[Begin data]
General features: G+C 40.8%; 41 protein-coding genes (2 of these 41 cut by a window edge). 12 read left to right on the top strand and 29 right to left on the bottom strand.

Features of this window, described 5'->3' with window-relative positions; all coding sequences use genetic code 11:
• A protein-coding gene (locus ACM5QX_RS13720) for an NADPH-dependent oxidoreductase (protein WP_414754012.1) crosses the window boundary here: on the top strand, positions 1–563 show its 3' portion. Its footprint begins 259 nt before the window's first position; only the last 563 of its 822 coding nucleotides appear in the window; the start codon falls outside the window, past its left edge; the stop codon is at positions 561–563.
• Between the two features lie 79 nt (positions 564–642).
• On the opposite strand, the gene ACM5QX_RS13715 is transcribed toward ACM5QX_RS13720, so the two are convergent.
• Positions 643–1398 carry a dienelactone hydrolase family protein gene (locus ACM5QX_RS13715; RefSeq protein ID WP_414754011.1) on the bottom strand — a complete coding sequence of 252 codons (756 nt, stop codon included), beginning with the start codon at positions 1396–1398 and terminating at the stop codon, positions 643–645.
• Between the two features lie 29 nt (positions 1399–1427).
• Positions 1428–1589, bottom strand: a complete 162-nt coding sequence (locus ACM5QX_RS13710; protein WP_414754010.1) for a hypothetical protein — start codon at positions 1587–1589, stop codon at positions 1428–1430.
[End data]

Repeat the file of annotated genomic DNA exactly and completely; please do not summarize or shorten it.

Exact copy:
General features: G+C 40.8%; 41 protein-coding genes (2 of these 41 cut by a window edge). 12 read left to right on the top strand and 29 right to left on the bottom strand.

Features of this window, described 5'->3' with window-relative positions; all coding sequences use genetic code 11:
• A protein-coding gene (locus ACM5QX_RS13720) for an NADPH-dependent oxidoreductase (protein WP_414754012.1) crosses the window boundary here: on the top strand, positions 1–563 show its 3' portion. Its footprint begins 259 nt before the window's first position; only the last 563 of its 822 coding nucleotides appear in the window; the start codon falls outside the window, past its left edge; the stop codon is at positions 561–563.
• Between the two features lie 79 nt (positions 564–642).
• On the opposite strand, the gene ACM5QX_RS13715 is transcribed toward ACM5QX_RS13720, so the two are convergent.
• Positions 643–1398 carry a dienelactone hydrolase family protein gene (locus ACM5QX_RS13715; RefSeq protein ID WP_414754011.1) on the bottom strand — a complete coding sequence of 252 codons (756 nt, stop codon included), beginning with the start codon at positions 1396–1398 and terminating at the stop codon, positions 643–645.
• Between the two features lie 29 nt (positions 1399–1427).
• Positions 1428–1589, bottom strand: a complete 162-nt coding sequence (locus ACM5QX_RS13710; protein WP_414754010.1) for a hypothetical protein — start codon at positions 1587–1589, stop codon at positions 1428–1430.